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PWE-234 Management and outcomes of intestinal failure in a district general hospital setting
  1. C Tamura1,
  2. R Kalaiselvan1,
  3. A Kenyon1,
  4. D Smith1,
  5. N Sarwar2,
  6. CJ Walsh1
  1. 1General Surgery
  2. 2Gastroenterology, Arrowe Park Hospital, Wirral, UK

Abstract

Introduction Centralisation of intestinal failure (IF) services is being considered. It will not be possible to manage all patients with type 2 IF in national centres and many patients will need to be managed regionally. We have audited our practice of type 2 and 3 IF with respect to aetiology, management and outcomes in a DGH setting.

Method Retrospective analysis of consecutive patients admitted with type 2/3 IF requiring parenteral nutrition (PN) for > 28 days between 01/09/2009–31/07/2014 was done from prospectively maintained database and cross-referenced with case notes (electronic and paper). Data are represented as median (range).

Results There were 84 patients (45 women) admitted during the study period. The median age was 68 (20–90) years.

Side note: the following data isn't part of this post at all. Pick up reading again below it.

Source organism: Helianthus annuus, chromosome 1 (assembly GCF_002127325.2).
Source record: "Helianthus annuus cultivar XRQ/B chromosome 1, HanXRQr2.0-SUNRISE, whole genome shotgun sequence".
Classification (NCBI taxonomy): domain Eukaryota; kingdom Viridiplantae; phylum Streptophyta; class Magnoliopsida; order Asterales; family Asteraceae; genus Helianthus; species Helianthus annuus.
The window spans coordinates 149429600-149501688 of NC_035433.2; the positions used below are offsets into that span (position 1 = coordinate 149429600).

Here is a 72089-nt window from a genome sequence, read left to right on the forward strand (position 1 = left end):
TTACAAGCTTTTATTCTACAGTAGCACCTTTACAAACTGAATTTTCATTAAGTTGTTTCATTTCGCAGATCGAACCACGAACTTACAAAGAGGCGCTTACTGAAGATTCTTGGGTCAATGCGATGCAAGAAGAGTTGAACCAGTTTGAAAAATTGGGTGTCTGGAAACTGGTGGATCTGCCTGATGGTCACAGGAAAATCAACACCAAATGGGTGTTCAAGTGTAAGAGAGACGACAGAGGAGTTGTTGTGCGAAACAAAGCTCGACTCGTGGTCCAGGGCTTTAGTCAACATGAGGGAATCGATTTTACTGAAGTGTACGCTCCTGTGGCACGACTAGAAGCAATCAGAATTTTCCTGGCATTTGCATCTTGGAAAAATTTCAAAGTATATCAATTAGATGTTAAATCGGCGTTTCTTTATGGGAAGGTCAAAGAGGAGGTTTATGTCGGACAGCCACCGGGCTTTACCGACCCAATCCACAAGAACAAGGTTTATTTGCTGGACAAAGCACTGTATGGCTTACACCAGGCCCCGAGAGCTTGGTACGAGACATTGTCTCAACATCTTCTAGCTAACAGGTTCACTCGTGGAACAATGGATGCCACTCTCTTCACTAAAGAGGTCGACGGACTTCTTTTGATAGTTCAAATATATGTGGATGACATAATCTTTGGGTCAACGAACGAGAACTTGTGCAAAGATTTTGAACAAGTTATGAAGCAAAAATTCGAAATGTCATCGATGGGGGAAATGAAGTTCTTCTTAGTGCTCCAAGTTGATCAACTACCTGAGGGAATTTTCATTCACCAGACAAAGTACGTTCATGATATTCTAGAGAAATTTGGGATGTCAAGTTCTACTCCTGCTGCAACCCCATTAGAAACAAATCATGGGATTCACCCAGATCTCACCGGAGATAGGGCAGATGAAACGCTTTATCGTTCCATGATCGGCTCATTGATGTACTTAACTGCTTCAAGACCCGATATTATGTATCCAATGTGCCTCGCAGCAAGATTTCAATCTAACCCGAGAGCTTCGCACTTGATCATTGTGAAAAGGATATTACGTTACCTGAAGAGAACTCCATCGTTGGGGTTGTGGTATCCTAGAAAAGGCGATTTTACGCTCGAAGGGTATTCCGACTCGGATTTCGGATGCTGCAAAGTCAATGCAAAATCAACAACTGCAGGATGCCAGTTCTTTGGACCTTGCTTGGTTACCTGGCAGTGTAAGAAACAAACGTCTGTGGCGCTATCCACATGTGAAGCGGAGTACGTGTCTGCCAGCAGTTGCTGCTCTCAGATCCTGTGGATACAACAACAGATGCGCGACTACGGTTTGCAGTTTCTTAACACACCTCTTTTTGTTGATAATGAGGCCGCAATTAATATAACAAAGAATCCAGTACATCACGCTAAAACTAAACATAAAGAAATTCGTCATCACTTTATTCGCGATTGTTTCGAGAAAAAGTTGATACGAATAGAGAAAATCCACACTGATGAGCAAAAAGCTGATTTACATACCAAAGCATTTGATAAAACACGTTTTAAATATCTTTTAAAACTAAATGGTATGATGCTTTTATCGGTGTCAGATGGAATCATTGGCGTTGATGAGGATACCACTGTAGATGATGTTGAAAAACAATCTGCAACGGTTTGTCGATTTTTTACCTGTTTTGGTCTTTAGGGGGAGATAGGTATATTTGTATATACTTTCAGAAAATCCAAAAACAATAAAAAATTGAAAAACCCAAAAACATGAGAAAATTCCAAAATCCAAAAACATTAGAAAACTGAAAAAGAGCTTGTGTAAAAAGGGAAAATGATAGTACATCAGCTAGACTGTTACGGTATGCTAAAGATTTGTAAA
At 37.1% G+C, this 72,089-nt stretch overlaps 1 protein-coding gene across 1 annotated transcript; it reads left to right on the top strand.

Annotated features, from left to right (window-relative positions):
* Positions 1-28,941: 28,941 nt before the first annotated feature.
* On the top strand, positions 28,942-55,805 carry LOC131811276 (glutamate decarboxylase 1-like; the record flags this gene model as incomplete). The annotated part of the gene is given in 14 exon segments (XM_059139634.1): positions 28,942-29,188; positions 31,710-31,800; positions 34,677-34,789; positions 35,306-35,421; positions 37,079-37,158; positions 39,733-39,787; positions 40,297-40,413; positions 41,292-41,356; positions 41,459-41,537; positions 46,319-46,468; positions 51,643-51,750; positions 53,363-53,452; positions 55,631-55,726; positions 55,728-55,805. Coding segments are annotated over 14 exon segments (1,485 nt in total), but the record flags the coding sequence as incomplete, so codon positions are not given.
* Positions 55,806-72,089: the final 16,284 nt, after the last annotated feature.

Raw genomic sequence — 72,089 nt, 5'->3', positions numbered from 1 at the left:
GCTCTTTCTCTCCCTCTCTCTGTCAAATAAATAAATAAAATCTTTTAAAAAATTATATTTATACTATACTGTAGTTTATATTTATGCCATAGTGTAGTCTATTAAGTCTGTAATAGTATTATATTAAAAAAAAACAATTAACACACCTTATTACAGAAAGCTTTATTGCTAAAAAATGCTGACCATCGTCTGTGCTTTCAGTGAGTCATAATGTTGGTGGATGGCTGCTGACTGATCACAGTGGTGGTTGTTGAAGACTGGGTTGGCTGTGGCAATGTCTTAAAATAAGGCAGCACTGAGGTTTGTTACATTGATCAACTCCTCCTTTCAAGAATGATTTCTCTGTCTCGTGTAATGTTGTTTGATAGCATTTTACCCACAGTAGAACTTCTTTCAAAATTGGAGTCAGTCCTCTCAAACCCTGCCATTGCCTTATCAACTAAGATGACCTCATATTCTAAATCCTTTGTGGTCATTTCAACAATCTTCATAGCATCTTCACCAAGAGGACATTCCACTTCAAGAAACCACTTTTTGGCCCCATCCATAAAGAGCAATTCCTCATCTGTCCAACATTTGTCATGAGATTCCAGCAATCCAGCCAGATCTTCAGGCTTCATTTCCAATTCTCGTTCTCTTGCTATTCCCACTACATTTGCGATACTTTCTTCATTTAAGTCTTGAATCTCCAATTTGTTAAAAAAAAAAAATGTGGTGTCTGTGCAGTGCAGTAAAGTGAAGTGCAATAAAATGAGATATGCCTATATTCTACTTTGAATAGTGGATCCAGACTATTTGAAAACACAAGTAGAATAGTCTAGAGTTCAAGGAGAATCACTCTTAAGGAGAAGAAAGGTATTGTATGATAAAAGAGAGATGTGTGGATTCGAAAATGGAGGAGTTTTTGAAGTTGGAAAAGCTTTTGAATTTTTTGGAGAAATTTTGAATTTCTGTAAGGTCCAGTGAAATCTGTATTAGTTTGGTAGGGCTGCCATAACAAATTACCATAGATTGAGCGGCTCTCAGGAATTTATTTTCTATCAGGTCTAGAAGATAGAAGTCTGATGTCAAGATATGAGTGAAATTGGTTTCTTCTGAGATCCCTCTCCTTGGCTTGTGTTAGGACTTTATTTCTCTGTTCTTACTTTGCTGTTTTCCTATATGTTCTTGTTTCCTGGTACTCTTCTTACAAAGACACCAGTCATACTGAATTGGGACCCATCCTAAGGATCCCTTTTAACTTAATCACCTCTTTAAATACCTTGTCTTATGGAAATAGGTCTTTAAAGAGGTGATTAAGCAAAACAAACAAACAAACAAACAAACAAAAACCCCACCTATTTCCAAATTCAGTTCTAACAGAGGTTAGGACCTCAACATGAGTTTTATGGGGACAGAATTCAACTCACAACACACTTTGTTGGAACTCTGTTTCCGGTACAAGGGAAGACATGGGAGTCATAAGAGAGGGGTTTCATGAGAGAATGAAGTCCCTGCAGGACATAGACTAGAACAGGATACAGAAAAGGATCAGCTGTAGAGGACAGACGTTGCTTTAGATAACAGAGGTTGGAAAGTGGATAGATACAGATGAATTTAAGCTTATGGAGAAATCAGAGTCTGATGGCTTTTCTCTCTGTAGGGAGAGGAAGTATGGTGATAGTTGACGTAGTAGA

Abstract PWE-234 Table 1

PN details Patients were managed on PN for a median of 65 (29–728) days while being an in-patient. The catheter related infection rate was 0.16 CRBI /1000 catheter-days. PN was administered by peripherally inserted central catheters by a nurse led service.

Outcome Nutritional autonomy was achieved following conservative management in 17 (20%) patients. 46 (55%) underwent one-stage (n = 24) or two-stage (n = 22) surgical procedures and achieved nutritional autonomy. 8(10%) required home parenteral nutrition of which 6 were palliative patients who were discharged to hospice and 2 were referred to national IF centres. 12(14%) with type 2 IF and 1 (1%) with type 3 IF died in hospital.

At a median follow-up of 479 (19–1885) days, 18 (21%) with type 2 IF and 6 (7%) with type 3 IF died.

Conclusion Sepsis management and safe PN administration is the key to managing patients with IF and can be done in regional units.

Disclosure of interest None Declared.

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